DEADPOOL 2 (2018)
Foul-mouthed mutant mercenary Wade Wilson/Deadpool, brings together a team of fellow mutant rogues to protect a young boy with supernatural abilities from a brutal, time-traveling mutant known as Cable...
Deadpool 2 improves on its predecessor in almost every way, imbued with a confidence in the appeal of this character after Deadpool (2016) grossed $783 million. It’s much funnier, filthier, bloodier, crazier, and more bizarrely emotional than before. This is a wild ride, a send-up of superhero blockbusters that doesn’t take itself seriously to become a satisfying comic-book sequel.
The plot of Deadpool 2 sees the wisecracking and fourth wall breaking ‘Merc with a Mouth’ (Ryan Reynolds) create the ‘X-Force’ superhero team with fellow mutants Bedlam (Terry Crews), Shatterstar (Lewis Tan), and Domino (Zazie Beetz), to stop grizzled time-traveller Cable (Josh Brolin) from killing a boy with powerful and dangerous abilities (Julian Dennison).
That’s the bare bones of the story, and to go into any further detail would give away too much. Deadpool 2 has a lot of tricks up its sleeve, and while one might feel the trailers have given away too many jokes and story beats, you’re going to be surprised by the narrative’s twists and turns. There’s a a first act reveal that even toes the line between being clichéd and shocking, and it goes to darker places than the first movie while delivering action set pieces on a far larger scale.
For the majority of the time, Deadpool 2 plays terrifically well, but one needs to maintain realistic expectations about how much sophistication and nuance you’ll get from something like this. It’s definitely a ‘more of the same’ follow-up, not particularly keen to win over new fans.
A major positive is that the jokes feel less tailored for a male audience, and there’s a greater tonal and narrative consistency to everything. David Leitch (co-director of John Wick) delivers the goods when it comes to crafting compelling action sequences and visual humour. Deadpool 2’s sense of staging and character-in-action is much improved by Leitch, who delivers more inventiveness and better pacing than his predecessor Tim Miller.
It’s no exaggeration to say Ryan Reynolds is simply made for the part of Wade Wilson/Deadpool. It’s rare to see such a perfect marriage of actor and role, but this is a character it’s been Reynolds’ dream to play for over a decade, and you can feel how much fun he’s having every second. Deadpool saved his mainstream career following the critical and commercial failure of Green Lantern (2011). This is his passion project. He was closely involved with writing the script and is across every aspect of production, so one should go in expecting just as many self-deprecating jokes about Reynolds’ career as there was the first time around.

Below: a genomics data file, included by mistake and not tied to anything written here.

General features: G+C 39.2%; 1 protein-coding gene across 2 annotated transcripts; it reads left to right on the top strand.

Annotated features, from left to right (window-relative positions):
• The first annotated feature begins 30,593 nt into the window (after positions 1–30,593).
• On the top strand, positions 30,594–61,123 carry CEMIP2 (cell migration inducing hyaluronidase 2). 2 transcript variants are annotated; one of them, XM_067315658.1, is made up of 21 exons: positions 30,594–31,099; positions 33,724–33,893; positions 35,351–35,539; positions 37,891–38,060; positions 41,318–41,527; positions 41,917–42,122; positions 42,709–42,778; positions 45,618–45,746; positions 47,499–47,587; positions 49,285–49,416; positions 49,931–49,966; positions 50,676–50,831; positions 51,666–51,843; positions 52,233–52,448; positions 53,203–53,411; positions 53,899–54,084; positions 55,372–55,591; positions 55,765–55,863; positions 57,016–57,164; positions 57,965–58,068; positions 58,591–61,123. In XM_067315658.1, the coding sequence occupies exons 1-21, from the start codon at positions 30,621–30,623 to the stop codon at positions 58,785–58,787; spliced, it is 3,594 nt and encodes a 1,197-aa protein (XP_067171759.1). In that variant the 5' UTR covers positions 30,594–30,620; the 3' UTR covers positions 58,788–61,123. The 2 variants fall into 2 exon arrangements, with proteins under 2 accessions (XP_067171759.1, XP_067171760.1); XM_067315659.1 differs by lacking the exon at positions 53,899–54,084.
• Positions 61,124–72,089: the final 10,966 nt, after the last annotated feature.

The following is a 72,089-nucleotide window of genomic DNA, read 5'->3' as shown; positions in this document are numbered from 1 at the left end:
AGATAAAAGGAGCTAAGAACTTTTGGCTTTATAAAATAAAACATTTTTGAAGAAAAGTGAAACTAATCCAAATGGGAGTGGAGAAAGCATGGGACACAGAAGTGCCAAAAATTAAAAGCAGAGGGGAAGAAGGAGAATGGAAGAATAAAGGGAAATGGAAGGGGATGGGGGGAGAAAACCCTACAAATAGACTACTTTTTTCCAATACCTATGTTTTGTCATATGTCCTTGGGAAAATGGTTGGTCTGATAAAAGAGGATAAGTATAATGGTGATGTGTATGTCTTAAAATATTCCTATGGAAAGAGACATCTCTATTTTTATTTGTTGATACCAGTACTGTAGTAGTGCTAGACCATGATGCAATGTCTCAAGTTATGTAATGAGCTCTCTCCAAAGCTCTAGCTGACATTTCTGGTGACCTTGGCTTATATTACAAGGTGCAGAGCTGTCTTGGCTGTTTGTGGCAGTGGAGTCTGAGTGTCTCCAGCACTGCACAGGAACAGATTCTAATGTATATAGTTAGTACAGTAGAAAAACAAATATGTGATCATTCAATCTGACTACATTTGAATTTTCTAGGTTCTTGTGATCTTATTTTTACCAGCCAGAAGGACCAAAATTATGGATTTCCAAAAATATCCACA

The rest of the cast are also excellent. If you’ve seen Hunt for the Wilderpeople, you’ll know young Dennison has incredible comedic chops, and relative newcomer Zazie Beetz is a genuine scene-stealer as a mutant whose superpower is incredible good luck. Brolin is also brilliantly cast as futuristic soldier Cable, a character with a convoluted comic-book backstory the film doesn’t waste too much explaining. His grumpy and disgruntled presence makes him the ideal counterpart to Deadpool, which means he’s arguably the ingredient that makes the movie click.
For all its references and joking around, Deadpool 2 also feels like it’s about something in a way that the first film rarely did. Freed from the constraints of being an origin story, the script focuses on its family theme very specifically. It’s interested in makeshift families, characters yearning for a sense of belonging and purpose, and how these people have been affected and damaged by their families in the past. It may sound like weighty stuff, but while the film has successful emotional undertones it’s never bogged down by anything truly bleak. Its tones are balanced very effectively. Having a strong theme also gives the story greater cohesion and a better structure.
It’s worth remembering this is an ultra-violent movie. There are moments that’ll make you squirm in your seat, and it goes much further with the blood and guts. In every way this is essentially Deadpool+. Expect more violence, more CGI, more characters ripped straight from the pages of Marvel comic-books, more pop culture references, more obscure jokes, more laughing at the superhero genre at large, more of everything. This movie bends over backwards to throw everything it can at the screen, and it somehow it works.
The first Deadpool was a huge success, but it also felt like it was trying a bit too hard. There are none of those growing pains here. Deadpool 2 confidently pushes itself onto bigger things, and achieves that aim magnificently. It’s a brilliant superhero comedy full of jokes and action. It clearly isn’t made for everyone, but if you loved the first one you’ll have an absolute blast with this.
director: David Leitch.
writers: Rhett Reese, Paul Wernick & Ryan Reynolds (based on ‘Deadpool’ by Fabian Nicieza & Rob Liefeld).
starring: Ryan Reynolds, Josh Brolin, Morena Baccarin, Julian Dennison, Zazie Beetz, T.J Miller, Brianna Hildebrand & Jack Kesy.